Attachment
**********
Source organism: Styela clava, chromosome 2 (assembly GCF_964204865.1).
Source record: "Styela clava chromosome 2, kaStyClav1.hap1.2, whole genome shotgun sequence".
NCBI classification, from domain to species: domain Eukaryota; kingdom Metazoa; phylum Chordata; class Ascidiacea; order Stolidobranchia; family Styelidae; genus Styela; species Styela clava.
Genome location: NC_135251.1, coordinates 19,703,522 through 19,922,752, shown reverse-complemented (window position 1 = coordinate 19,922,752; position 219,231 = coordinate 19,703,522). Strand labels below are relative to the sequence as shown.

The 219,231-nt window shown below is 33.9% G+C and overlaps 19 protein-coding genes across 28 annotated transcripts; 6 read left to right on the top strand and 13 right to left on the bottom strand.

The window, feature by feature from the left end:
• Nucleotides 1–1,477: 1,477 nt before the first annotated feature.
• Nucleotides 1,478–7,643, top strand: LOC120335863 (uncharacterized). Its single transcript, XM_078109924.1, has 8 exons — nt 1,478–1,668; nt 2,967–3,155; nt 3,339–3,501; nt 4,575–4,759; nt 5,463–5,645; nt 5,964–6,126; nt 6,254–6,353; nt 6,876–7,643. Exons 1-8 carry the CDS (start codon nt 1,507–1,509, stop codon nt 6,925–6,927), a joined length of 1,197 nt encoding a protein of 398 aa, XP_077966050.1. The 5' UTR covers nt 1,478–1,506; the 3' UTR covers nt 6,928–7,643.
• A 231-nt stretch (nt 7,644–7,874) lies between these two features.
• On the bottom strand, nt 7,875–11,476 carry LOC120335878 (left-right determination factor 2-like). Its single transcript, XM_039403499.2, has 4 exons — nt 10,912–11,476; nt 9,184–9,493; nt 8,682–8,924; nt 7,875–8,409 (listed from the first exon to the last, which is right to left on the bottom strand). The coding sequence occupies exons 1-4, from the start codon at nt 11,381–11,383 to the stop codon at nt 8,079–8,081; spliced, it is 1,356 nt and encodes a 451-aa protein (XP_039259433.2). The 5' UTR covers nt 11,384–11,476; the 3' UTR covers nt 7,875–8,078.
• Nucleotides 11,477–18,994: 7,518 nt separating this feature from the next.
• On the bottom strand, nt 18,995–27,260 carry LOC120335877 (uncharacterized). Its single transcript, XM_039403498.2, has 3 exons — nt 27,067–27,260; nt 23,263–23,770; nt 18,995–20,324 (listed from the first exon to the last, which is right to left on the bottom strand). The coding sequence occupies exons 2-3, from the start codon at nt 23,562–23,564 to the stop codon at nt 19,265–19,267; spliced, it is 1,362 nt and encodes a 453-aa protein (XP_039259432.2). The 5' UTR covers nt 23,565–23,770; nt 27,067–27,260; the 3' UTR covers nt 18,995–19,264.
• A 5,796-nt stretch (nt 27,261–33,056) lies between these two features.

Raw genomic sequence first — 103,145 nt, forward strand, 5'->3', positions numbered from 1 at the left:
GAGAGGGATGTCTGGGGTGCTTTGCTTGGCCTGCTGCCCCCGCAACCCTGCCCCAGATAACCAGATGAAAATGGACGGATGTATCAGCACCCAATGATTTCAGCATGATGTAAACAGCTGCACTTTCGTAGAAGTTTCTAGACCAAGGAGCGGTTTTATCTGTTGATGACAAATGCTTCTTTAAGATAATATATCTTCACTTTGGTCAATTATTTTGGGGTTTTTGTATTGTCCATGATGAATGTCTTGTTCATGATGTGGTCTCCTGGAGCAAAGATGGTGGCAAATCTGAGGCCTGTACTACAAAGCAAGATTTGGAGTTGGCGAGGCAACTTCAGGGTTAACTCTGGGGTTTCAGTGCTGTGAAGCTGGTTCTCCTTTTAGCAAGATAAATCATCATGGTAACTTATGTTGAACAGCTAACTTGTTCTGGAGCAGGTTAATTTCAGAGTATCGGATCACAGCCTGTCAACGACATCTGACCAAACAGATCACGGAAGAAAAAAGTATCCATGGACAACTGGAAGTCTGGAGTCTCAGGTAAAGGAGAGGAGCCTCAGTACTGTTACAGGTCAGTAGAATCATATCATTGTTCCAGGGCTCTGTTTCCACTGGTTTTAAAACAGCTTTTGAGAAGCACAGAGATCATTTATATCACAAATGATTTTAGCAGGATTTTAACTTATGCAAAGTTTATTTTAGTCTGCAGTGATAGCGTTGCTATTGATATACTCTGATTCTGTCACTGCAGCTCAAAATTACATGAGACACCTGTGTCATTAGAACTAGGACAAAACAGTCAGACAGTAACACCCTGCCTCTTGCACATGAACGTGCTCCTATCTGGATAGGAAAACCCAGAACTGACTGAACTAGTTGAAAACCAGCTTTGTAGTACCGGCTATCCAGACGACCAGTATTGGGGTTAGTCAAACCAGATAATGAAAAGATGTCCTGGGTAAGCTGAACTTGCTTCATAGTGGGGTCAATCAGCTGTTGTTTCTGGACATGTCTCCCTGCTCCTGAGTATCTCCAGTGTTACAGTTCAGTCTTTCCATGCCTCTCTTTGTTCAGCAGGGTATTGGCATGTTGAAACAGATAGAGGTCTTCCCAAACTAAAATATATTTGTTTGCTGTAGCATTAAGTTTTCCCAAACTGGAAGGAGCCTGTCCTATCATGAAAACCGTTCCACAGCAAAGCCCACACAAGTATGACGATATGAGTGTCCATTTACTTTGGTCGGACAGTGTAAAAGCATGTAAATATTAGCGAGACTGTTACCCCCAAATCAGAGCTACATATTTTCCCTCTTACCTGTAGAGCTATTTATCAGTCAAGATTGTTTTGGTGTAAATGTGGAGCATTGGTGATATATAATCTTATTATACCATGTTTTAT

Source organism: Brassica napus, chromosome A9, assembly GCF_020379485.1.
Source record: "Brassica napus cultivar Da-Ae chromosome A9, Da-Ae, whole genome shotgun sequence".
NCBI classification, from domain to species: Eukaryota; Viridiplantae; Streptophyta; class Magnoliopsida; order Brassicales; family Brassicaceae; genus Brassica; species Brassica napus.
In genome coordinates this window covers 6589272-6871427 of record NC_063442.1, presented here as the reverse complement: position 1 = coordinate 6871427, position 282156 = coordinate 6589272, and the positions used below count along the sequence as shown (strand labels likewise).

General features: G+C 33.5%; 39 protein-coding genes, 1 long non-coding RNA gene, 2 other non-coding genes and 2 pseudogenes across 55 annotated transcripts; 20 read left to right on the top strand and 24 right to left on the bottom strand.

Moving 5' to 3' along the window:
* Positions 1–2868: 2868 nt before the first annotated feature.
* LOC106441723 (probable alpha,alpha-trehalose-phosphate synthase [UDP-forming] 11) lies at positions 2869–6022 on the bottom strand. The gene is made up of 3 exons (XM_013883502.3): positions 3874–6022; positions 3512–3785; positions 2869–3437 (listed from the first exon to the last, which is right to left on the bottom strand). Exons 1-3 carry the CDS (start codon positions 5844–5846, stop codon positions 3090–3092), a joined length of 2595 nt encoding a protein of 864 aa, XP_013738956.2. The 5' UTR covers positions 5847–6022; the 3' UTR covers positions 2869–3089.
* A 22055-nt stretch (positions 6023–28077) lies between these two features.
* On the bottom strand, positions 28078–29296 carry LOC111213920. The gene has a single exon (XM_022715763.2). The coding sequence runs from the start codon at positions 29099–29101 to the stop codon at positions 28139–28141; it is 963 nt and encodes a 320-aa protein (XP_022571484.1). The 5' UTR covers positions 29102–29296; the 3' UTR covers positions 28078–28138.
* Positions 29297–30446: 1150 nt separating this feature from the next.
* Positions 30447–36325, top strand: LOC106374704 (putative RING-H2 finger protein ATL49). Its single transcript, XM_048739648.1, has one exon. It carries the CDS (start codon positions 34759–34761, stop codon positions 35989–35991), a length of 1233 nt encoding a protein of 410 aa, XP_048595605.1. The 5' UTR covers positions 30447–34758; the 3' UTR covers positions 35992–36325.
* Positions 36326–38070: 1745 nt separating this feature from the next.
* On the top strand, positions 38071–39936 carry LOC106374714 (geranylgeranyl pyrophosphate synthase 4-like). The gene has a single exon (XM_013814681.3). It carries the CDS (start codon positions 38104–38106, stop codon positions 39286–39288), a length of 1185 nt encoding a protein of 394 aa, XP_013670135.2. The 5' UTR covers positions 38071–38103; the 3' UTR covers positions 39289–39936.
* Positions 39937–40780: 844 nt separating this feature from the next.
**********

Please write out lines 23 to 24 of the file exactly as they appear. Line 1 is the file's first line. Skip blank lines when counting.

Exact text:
* LOC106441723 (probable alpha,alpha-trehalose-phosphate synthase [UDP-forming] 11) lies at positions 2869–6022 on the bottom strand. The gene is made up of 3 exons (XM_013883502.3): positions 3874–6022; positions 3512–3785; positions 2869–3437 (listed from the first exon to the last, which is right to left on the bottom strand). Exons 1-3 carry the CDS (start codon positions 5844–5846, stop codon positions 3090–3092), a joined length of 2595 nt encoding a protein of 864 aa, XP_013738956.2. The 5' UTR covers positions 5847–6022; the 3' UTR covers positions 2869–3089.
* A 22055-nt stretch (positions 6023–28077) lies between these two features.